Today was Memorial Day, and it rained. This rarely happens. We showed up when the seaside ceremony was already in full swing. This is for the navy, I imagine. A wreath is thrown into the water from the back of a motor boat by a uniformed man. The wreath is attached to a thin white string. I guess this is to fish it out of the water afterwards when everyone is gone, and, hopefully, give it to someone to hang on their door. I am sure in the past the wreath was simply tossed into the water and then left to drift wherever the current took it. But the environmental police must have put a stop to that. It is still a ritual and it is the ritual that counts, but I liked that there was an unscripted part to the ritual.

Every year I sit (with occasional standing) through the ceremony which after the seaside part is done at the cemetery, where Axel’s ancestors lie as well. We had spiffed up the graves of his grandparents, parents, aunts and uncles and now also one niece, with geraniums.

This is our personal (pre-)memorial day ritual. When we are done with the planting we take a little rest on Grampy, Grammy and Ester’s’s grave and drink a toast to all. We thank Penny and Herman for life given to us and then we dribble a little bit of vodka over the grave stones. Axel’s grandparents were teetotalers but their offspring were decidedly not and so we hope the elders don’t mind this little bit of vodka.

This year’s ceremony was held at the legion with major parts left out because of the inclement weather. The master of ceremony told us to imagine the parts of the program that couldn’t be done indoors, like the salvos, the marching, the school band and the taps. As a result everything was done in no time. We shook hands with some folks and I had to ask Axel, who’s that and who’s that? I got introduced, as I am always on this day, to the same people again. I can never remember their names or their faces.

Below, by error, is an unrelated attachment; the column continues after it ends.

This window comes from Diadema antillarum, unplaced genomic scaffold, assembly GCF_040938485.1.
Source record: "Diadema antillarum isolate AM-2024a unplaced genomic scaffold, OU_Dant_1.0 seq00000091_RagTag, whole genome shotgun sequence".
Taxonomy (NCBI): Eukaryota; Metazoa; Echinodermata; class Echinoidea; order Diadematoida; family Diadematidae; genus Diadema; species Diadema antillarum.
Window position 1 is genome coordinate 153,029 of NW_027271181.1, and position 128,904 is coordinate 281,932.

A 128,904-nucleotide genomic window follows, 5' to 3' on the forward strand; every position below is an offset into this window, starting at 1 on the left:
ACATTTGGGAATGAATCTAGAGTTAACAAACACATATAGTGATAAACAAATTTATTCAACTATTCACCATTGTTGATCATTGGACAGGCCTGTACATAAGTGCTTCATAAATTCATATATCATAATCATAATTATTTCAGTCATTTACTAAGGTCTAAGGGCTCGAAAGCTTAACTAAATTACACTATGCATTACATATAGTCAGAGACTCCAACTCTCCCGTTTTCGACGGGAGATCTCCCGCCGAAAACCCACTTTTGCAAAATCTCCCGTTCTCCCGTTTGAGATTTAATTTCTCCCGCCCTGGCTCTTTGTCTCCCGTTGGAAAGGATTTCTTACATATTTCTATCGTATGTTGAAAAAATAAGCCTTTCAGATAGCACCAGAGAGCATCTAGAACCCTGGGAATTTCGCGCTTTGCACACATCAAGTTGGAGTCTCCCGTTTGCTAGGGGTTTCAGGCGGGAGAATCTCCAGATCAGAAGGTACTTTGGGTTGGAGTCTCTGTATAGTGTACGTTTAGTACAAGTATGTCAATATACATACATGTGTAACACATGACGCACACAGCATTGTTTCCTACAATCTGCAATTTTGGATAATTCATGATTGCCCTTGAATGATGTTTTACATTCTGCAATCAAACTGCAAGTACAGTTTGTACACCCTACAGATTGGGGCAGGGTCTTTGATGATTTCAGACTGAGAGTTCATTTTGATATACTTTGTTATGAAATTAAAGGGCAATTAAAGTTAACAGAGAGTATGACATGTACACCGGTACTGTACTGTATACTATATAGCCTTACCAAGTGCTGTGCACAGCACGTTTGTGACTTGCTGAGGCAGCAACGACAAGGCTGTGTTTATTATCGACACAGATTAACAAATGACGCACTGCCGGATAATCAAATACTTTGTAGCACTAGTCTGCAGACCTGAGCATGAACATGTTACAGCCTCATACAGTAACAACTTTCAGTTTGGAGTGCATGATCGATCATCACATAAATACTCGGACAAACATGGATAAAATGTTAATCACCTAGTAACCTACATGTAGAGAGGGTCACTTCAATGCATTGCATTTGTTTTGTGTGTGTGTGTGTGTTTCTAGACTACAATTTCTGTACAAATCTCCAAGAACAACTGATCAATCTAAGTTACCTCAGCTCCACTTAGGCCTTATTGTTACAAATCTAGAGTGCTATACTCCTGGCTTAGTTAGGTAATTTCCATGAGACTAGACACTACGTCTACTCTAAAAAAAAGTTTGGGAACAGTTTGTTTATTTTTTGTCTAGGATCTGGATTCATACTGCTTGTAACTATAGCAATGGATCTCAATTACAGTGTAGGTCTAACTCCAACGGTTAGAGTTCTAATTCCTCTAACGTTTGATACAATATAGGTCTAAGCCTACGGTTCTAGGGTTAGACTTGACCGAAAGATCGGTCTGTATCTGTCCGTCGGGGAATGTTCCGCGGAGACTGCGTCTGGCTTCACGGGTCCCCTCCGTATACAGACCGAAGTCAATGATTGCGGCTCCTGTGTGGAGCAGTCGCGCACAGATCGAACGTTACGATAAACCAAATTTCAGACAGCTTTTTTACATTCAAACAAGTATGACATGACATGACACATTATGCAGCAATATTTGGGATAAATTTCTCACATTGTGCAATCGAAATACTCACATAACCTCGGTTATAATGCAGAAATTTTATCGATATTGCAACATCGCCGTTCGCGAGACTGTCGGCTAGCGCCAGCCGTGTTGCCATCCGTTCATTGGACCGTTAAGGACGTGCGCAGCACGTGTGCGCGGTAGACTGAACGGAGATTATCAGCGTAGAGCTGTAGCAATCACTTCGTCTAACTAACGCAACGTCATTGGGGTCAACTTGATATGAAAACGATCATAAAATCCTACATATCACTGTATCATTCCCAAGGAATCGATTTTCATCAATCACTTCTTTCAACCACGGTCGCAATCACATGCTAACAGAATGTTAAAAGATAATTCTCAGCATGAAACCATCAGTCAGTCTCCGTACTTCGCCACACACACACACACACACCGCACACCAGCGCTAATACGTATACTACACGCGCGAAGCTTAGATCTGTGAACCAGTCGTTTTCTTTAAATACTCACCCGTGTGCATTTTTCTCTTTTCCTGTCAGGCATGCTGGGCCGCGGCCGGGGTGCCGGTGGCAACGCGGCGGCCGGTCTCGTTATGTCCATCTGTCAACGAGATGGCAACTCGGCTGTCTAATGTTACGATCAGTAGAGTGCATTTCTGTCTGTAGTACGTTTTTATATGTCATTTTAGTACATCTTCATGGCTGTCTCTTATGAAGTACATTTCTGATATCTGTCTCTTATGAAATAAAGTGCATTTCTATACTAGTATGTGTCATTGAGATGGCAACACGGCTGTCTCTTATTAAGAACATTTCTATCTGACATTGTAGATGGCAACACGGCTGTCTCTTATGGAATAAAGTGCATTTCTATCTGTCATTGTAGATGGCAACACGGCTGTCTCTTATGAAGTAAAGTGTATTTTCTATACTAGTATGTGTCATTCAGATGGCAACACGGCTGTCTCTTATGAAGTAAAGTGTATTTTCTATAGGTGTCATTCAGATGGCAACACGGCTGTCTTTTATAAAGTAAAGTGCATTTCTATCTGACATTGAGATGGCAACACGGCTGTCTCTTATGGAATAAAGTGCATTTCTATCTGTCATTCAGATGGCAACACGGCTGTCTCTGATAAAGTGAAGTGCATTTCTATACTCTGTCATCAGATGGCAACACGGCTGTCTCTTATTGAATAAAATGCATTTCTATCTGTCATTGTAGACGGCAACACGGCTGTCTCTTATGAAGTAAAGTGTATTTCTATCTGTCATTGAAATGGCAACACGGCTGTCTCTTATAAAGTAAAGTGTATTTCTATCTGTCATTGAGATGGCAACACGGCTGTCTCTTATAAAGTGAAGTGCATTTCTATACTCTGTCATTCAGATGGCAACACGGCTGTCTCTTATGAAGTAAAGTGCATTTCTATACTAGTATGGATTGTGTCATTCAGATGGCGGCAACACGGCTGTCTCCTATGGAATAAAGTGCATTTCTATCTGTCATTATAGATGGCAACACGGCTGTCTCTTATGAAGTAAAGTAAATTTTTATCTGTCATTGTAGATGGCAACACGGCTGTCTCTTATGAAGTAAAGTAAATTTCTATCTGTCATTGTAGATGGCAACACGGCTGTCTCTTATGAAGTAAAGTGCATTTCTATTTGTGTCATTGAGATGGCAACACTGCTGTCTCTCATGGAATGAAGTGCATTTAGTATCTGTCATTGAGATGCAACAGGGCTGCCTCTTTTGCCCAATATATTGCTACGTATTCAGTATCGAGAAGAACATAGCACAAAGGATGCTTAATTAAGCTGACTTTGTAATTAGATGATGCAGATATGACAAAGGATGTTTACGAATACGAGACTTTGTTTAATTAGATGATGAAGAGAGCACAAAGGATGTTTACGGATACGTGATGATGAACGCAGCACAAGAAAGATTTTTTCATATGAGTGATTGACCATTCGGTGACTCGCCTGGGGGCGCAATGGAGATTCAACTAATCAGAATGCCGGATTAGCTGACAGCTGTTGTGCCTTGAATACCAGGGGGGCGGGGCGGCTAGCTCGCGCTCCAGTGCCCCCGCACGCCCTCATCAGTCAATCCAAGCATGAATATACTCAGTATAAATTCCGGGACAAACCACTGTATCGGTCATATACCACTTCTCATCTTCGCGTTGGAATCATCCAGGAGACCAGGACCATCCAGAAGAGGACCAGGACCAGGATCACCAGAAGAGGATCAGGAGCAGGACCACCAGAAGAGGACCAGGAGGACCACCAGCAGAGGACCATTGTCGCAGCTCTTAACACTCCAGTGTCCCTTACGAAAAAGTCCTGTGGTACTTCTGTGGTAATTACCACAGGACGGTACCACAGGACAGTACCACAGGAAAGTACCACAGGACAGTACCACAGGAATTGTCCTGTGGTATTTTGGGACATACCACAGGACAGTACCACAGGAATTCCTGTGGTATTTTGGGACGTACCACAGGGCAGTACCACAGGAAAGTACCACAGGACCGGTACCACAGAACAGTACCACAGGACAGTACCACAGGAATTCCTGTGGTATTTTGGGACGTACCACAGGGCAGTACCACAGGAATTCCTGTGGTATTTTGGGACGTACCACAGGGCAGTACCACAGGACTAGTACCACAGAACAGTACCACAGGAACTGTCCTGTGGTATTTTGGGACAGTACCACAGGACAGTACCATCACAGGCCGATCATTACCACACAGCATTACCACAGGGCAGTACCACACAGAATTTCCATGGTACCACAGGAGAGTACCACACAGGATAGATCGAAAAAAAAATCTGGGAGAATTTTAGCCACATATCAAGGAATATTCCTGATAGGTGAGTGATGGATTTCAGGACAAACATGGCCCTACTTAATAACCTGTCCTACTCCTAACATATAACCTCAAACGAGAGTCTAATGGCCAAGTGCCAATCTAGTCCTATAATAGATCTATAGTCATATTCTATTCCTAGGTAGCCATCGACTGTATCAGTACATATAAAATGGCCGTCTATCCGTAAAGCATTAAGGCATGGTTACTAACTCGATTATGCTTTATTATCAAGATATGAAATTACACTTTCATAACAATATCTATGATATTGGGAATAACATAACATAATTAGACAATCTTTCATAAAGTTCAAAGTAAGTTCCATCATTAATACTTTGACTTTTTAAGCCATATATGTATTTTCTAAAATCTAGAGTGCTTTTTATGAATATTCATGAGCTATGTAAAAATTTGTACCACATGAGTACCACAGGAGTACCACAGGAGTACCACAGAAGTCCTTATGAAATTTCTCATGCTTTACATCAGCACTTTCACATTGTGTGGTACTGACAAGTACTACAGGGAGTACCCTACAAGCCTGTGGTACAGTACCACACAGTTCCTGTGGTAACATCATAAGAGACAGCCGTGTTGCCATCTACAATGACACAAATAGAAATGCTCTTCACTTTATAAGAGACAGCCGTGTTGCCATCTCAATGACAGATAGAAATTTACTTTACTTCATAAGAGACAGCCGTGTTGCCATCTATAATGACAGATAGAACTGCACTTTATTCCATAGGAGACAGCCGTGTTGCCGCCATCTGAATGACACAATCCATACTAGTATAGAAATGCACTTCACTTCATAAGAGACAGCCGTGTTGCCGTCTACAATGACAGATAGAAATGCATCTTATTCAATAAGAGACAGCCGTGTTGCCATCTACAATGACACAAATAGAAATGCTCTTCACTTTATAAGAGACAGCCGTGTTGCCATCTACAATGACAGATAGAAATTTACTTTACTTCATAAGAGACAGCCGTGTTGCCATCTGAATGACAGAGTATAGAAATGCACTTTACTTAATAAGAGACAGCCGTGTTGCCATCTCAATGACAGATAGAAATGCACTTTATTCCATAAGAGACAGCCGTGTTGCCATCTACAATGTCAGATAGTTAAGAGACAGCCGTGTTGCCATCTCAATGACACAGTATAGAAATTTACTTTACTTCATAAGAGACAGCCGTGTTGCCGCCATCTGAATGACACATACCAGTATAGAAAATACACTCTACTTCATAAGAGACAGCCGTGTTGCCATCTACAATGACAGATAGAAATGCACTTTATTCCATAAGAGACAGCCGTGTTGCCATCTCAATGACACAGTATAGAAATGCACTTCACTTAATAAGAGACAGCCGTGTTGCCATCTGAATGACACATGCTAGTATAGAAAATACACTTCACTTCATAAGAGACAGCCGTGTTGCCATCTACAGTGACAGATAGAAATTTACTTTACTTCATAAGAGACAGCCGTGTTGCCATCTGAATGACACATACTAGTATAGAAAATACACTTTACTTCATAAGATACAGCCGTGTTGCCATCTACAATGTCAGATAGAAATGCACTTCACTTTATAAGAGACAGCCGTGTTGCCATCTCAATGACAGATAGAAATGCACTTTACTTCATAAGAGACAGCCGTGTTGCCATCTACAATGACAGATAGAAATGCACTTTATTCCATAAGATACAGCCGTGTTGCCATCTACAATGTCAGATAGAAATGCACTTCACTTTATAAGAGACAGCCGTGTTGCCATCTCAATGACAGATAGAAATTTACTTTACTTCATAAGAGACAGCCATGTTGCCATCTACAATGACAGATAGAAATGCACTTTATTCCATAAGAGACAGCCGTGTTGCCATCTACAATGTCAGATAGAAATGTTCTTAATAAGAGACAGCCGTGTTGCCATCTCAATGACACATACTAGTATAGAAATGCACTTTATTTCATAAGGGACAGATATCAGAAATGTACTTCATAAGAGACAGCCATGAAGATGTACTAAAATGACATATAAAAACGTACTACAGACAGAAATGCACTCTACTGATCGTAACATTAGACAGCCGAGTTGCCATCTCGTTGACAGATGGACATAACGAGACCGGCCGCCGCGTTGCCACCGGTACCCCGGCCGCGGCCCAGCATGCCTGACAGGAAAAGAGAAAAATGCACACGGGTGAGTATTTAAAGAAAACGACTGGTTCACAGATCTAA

And then I get to vent to Axel, also a ritual because I do it every year, about the glorification of war and the death of our men (and now women) in uniform. I do understand the rituals and the commemoration – thinking of people who died in uniform, and I like the small town community feel, but I could do without the military flavor and the presence of all these uniforms.

What bothers me in particular is the idea that they died for an ideal. This may have been true for WWII but I can’t find the noble goals in all the other war that came afterwards.  I hear people say that those who died, died for the ‘American flag and everything it stands for.’

To me, all those who died (this includes the enemy as well who were alegedly just as patriotic and fighting for their own noble goal) did so because of the psychodynamics of their leadership, the ones who waged the wars; those few men at the top, all driven, in one way or another by childhood traumas, egos under assault, hurt pride and having a surfeit of testosterone.

What were we fighting for in Vietnam, exactly? Having just been there and seen the particular flavor of communism that allows Vietnam to sign the biggest trade deal ever with America, one cannot help wonder what all the fuss was about, a ‘fuss’ that wreaked havoc, both here and there. Why? Because a beloved American president figured it was better to stay put in that part of the world to uphold his image of being tough on communism until after his hoped for re-election. But he didn’t live to see the day, and then everything spiraled out of control. I firmly believe that our messes are for the most part self-inflicted; this is true for individuals and the spheres they govern, whether families or whole countries. Just watch Trump.

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May 2016
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